I am a firm believer in lifelong learning, but how do I get my employees to embrace this value?
It is important that you are clear about what lifelong learning means to you. You may have a different idea to those outlined by the South African government, which focuses on a framework of school-like learning activities that lead to qualifications that one can work towards throughout one’s life.
I’d like to suggest that lifelong learning is more than that. It is a mindset and a habit for people to acquire. What I am talking about can be referred to as ‘self-directed learning’.
“In its broadest meaning, ’self-directed learning’ describes a process by which individuals take the initiative, with or without the assistance of others, in diagnosing their learning needs, formulating learning goals, identify human and material resources for learning, choosing and implement appropriate learning strategies, and evaluating learning outcomes”, (Knowles, 1975).
You’ll see from the date of this quote that this is not a new idea, yet it is relevant more than ever in our workforce.
Accountability is the first step
As we move away from a political motivated, post-apartheid sense of entitlement, both government and private enterprise alike are stressing the importance of accountability in the value systems of their staff.
Self-directed learning is another by-product of this much talked about value. So, before you begin to try to instil an understanding of and love for learning, you need to instil the idea that your staff members are accountable for their own futures, for their successes and failures and those of the business they work in.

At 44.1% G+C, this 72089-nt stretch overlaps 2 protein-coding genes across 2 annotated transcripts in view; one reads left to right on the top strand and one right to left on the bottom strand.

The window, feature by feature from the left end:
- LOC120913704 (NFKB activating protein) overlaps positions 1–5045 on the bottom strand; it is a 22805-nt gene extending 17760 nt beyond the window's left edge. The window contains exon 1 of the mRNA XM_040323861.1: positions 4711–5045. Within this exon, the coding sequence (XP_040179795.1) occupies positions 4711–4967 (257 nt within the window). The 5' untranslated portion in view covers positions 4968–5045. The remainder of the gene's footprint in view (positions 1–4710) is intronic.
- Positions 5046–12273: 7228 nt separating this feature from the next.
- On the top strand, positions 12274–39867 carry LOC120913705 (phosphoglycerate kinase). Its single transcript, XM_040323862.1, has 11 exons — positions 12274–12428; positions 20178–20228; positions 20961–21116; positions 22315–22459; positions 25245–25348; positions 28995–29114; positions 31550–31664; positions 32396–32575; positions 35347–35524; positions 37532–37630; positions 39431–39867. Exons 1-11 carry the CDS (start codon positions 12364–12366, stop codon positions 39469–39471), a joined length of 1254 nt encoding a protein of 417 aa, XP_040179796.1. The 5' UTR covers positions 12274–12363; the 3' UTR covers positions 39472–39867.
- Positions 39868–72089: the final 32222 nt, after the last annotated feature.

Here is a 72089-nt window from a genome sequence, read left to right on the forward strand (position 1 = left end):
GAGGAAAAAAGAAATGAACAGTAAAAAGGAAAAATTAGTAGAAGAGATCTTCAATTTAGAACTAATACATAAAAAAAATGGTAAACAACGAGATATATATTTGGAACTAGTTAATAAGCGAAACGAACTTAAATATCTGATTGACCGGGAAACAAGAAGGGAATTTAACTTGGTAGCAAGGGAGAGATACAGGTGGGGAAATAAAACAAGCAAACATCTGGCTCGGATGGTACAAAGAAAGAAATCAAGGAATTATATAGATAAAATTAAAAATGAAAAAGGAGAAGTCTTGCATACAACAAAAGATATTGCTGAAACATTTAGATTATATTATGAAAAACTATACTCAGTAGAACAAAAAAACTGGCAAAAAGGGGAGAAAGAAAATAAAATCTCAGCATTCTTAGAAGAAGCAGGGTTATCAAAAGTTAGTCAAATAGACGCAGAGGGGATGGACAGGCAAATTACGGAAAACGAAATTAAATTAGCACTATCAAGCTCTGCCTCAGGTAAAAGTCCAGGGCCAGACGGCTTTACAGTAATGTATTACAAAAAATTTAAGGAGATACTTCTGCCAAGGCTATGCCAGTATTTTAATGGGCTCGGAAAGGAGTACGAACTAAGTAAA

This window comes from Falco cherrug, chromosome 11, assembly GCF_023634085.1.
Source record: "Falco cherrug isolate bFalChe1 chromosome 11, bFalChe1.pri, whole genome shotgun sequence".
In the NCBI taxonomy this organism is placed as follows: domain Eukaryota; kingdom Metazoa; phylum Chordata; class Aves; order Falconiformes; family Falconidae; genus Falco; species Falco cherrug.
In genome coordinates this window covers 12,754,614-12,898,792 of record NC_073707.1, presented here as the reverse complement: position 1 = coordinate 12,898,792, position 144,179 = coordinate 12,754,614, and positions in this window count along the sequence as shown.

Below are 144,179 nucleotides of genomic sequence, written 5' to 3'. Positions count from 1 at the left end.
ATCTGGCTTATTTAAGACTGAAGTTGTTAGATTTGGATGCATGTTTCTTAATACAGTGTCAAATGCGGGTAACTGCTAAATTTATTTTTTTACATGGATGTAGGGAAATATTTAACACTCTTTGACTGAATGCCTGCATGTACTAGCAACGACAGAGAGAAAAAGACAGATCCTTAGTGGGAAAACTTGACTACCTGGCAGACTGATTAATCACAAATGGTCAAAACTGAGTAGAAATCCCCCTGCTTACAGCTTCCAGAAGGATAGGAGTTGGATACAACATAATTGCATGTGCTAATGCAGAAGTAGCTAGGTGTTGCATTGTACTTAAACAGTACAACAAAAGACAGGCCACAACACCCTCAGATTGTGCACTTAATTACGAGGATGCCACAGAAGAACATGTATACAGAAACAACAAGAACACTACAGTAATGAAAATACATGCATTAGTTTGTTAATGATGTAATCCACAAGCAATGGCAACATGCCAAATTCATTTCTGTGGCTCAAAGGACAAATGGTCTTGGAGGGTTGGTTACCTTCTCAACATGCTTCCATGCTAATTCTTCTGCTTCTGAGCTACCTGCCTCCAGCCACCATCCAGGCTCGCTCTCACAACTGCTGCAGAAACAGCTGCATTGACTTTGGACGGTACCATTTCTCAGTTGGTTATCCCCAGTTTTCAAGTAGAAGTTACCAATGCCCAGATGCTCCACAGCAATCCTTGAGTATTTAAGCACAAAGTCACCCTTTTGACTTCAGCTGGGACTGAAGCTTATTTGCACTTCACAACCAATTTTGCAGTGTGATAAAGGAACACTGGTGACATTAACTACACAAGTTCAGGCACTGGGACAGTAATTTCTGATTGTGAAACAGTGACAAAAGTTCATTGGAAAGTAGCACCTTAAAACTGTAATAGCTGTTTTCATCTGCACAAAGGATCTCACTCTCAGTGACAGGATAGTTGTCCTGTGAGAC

Once your employees believe that they are accountable for their own life stories, they should begin to think about their goals and what they need to do to achieve those goals. You can help them in a number of ways:
- Take the initiative: lead by example, talk to your employees about your own approach to self-directed learning, share experiences and case studies that show how easy it can be to apply
- Diagnosing their learning needs: if you don’t already have a performance management system, you need to implement one. It will provide a baseline that shows your staff what is expected of them and where there may be gaps in their knowledge or skills
- Formulating learning goals: people who engage in self-directed learning have a clear vision of what they want to achieve in life. It is important that you show your staff the benefits of personal growth, perhaps through incentive programmes or career development opportunities
- Choosing and implementing learning strategies: people have different learning styles and preferences. Some may learn best through experience, others may prefer to listen to lessons.Encourage your staff to look for daily opportunities to grow e.g. they can seek out advice from more experienced colleagues or they may observe star performers at work. Remind them that they can also learn about what not to do if they observe poor behaviour. There are many lessons to be learnt beyond the classroom.
- Evaluating learning outcomes: As part of your regular interactions with staff, ask them to outline something new that they have learnt every day, week or month. Encourage them to reflect on when, where and how they learnt. Through this evaluation, you will begin to see trends in their self-directed learning and they will be motivated by what they now see as an environment rich with learning opportunities
“Change is inevitable, complete coverage is impossible and obsolescence is unavoidable” (Author unknown). It is for these reasons that we need to continue to learn, to grow every day so that we can keep up with the world around us.